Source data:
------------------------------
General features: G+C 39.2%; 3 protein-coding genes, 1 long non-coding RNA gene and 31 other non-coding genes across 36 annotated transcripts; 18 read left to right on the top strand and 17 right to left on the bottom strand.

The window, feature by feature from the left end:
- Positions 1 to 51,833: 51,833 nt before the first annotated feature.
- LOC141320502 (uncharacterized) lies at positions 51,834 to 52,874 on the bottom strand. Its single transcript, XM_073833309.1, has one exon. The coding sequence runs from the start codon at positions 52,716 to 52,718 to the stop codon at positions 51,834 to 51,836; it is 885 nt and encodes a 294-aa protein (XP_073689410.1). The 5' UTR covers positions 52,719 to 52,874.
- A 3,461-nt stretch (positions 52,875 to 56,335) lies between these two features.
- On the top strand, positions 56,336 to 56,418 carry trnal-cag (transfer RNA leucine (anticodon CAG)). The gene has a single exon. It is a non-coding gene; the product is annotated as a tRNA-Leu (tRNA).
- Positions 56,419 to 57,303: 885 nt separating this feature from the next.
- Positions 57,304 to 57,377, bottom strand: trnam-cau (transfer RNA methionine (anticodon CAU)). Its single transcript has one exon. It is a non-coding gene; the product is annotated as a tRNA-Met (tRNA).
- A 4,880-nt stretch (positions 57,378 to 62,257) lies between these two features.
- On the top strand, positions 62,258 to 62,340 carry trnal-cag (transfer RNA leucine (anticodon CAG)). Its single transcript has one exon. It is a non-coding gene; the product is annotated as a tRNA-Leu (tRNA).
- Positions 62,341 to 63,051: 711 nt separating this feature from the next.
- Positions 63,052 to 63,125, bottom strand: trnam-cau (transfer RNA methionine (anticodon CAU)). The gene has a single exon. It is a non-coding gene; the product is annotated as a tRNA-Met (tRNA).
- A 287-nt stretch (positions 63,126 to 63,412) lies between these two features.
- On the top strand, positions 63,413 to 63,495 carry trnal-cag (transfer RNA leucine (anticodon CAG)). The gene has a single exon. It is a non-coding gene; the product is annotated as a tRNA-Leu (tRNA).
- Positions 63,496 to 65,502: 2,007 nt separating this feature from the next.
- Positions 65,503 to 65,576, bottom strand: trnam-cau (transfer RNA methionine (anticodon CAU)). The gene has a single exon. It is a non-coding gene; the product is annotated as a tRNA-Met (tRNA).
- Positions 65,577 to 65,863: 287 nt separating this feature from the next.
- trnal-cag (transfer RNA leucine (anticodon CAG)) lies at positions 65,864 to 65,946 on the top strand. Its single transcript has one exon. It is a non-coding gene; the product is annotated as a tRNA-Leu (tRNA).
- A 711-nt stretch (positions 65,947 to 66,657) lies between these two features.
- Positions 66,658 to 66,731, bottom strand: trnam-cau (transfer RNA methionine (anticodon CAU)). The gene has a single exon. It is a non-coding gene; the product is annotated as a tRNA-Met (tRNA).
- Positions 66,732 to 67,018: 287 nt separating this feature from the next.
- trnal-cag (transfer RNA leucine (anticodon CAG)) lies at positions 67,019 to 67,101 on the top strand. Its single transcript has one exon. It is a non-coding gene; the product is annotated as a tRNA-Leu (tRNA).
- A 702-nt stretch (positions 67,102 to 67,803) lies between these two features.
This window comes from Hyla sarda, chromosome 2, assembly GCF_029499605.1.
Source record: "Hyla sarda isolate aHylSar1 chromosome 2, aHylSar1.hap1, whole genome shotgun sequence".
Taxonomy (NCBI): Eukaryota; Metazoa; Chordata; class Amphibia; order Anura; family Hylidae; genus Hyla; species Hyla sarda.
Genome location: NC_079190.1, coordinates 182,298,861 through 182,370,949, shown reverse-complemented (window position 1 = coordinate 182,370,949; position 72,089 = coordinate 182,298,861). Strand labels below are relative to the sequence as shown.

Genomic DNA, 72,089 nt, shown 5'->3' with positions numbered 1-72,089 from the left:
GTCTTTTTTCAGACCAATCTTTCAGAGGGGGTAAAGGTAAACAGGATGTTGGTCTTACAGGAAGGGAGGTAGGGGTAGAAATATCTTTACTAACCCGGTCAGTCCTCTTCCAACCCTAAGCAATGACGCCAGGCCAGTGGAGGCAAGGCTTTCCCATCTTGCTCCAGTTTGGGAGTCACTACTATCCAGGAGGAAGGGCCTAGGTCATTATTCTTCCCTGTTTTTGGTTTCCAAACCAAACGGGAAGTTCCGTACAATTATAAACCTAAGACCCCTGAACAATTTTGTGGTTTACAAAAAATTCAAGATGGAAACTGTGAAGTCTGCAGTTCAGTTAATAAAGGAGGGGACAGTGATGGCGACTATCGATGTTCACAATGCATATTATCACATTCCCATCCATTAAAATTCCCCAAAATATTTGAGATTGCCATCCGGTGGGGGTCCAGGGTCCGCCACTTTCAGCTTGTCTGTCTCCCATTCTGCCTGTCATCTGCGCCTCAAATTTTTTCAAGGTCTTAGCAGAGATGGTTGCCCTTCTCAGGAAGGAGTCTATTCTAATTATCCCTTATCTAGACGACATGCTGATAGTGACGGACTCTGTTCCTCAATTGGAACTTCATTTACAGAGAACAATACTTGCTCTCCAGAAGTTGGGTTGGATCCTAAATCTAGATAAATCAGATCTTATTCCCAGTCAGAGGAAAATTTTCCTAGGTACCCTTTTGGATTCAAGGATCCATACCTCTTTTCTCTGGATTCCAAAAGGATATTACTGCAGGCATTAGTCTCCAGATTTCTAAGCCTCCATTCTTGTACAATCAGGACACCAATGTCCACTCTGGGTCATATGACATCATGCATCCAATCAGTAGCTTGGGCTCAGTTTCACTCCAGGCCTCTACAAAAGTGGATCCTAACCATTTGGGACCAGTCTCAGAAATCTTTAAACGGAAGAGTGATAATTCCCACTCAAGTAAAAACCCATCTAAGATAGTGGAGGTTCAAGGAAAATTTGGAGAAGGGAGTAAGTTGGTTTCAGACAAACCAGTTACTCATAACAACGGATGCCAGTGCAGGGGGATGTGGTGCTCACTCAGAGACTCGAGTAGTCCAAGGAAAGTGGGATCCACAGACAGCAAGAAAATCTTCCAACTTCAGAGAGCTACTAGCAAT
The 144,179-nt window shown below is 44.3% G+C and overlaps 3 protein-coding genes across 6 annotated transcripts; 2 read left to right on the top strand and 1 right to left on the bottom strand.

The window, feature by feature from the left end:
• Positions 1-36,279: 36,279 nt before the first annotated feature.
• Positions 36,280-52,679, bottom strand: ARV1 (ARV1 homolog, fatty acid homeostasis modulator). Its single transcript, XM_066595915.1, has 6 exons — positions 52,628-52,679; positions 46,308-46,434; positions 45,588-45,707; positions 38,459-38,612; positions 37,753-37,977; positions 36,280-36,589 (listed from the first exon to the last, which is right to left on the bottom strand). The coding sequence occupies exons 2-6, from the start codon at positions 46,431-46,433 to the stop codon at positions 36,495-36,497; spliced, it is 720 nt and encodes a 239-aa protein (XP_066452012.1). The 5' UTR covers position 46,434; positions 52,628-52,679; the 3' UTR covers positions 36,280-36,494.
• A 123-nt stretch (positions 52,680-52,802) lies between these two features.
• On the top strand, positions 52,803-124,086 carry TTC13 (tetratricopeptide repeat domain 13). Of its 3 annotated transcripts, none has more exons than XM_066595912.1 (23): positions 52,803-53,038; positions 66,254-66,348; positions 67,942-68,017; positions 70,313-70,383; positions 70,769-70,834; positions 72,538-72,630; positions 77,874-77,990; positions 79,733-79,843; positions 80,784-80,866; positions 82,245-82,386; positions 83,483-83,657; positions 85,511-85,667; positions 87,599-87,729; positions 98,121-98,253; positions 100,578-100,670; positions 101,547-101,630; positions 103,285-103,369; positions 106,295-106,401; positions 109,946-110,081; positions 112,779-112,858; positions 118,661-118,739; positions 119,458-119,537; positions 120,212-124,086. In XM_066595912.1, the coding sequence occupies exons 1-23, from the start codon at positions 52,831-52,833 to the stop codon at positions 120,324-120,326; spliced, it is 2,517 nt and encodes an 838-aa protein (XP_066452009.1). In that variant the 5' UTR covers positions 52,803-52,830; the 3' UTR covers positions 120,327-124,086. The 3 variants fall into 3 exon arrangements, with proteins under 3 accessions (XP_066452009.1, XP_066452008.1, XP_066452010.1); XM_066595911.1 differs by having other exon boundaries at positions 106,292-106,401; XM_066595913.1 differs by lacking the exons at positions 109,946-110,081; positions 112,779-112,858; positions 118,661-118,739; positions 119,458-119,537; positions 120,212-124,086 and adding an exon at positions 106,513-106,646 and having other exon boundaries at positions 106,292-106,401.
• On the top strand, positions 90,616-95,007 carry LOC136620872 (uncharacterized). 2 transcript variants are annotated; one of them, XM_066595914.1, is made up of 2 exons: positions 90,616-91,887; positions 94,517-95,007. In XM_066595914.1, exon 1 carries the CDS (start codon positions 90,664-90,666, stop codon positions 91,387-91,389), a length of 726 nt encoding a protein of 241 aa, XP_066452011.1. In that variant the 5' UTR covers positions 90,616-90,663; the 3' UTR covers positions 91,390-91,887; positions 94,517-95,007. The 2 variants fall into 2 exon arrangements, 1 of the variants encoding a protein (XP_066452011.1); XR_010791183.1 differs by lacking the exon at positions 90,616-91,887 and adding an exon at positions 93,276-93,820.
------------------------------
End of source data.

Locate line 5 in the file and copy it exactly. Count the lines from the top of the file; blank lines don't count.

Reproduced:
- A 3,461-nt stretch (positions 52,875 to 56,335) lies between these two features.